The Department of Conservation, however, opposed the proposal in part, asking for further information about its effects, including those on threatened species.

That highlighted the uncertainty which persuaded the agency that caution must be exercised. But it also raised the question of what degree of certainty could ever be achieved for a project that would take place 22km to 36km off the coast of Patea.

Little research is available on the impact of seabed mining on deep-water environments. Could applicants for projects in the exclusive zone, therefore, have any confidence that a bar of the height implied by the agency’s decision would ever be hurdled in terms of permissible risk?

It is little wonder that the Environmental Defence Society hailed the decision. Late changes to the exclusive economic zone legislation have clearly tilted the scales in favour of the environment. Too much so for the Government’s mining ambitions.

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NZ: Seabed fight now for legal fees

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Laird Harper | Taranaki Daily News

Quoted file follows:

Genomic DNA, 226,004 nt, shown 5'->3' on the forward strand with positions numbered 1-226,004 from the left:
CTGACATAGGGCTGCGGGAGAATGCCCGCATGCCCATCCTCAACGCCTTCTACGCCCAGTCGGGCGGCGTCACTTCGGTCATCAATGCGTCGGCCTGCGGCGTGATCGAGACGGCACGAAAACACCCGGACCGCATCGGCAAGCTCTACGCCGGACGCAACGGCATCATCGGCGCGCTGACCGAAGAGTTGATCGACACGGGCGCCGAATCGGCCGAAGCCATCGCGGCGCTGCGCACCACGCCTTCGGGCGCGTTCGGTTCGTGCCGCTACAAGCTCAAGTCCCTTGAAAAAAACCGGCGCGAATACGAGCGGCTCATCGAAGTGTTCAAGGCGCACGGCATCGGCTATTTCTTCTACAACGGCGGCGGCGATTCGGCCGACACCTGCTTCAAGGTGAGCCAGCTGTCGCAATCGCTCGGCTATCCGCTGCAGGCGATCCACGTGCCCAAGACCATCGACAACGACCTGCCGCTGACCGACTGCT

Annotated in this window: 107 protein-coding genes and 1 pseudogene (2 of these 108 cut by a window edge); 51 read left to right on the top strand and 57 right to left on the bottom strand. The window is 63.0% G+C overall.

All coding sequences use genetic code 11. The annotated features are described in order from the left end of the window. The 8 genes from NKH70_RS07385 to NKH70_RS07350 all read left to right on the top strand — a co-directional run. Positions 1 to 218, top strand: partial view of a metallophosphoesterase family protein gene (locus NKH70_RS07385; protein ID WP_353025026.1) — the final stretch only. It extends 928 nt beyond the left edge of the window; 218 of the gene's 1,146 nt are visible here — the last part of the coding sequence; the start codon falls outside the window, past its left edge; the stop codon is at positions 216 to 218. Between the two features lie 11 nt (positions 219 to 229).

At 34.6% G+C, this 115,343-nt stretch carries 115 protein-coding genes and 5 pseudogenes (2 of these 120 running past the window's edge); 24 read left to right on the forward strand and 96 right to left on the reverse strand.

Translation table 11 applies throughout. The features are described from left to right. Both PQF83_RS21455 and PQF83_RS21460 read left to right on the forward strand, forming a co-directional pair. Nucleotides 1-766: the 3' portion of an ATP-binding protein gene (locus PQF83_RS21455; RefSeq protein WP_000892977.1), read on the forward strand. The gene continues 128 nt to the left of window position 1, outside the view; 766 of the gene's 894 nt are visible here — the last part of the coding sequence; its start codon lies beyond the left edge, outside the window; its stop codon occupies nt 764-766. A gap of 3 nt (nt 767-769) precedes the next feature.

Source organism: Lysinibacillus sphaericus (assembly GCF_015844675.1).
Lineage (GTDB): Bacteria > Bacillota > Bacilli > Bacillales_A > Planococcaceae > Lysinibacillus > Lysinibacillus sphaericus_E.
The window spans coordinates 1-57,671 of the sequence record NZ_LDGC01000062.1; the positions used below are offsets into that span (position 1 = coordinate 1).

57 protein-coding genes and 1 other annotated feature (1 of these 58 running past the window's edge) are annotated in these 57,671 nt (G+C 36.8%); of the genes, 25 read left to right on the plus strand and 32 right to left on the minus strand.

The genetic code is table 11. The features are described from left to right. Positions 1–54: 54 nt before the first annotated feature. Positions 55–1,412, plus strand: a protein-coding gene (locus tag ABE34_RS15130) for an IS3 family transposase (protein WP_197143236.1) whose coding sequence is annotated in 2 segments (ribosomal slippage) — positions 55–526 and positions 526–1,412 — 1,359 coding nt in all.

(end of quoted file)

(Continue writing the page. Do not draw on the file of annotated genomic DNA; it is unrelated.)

Anti-seabed mining campaigners and a South Taranaki iwi say a decision to finally scuttle a massive ironsand mining operation is a “victory for common sense”.

Last week, Trans-Tasman Resources (TTR) dropped its attempt to reverse the Environmental Protection Authority’s decision to decline consent to extract 50 million tonnes of sediment per year, across 65.76 square kilometres.

Te Runanga Ngati Ruanui Trust chief executive Debbie Ngarewa- Packer said that as the only iwi in litigation opposing the appeal, they were confident it would not get off the ground.

“This has been an arduous exercise for nothing and now we are in another battle as our lawyers will be fighting to ensure TTR pay our legal costs, not just the EPA as they are proposing.

“We have watched a company, with no practising experience, come into New Zealand, get Government support, promise the world and literally come apart at every challenge.”

Kiwis Against Seabed Mining chairman Phil McCabe said “the biggest seabed mining experiment in the world” had failed.

“The EPA was right when it rejected this shonky application for an awful proposal that would destroy the local environment, and the company has finally made the right decision by walking away.”

However, it may not be so clear-cut with TTR’s chief executive, Tim Crossley, signalling the company was still considering its options, including submitting a new proposal.

McCabe said the economics of the project at best were dodgy, and the benefits to New Zealand tiny.

“This should send a strong message to the Government and to investors that seabed mining is the wrong horse to back.

“It is now time that they considered our call for a moratorium on seabed mining in New Zealand waters,” he said.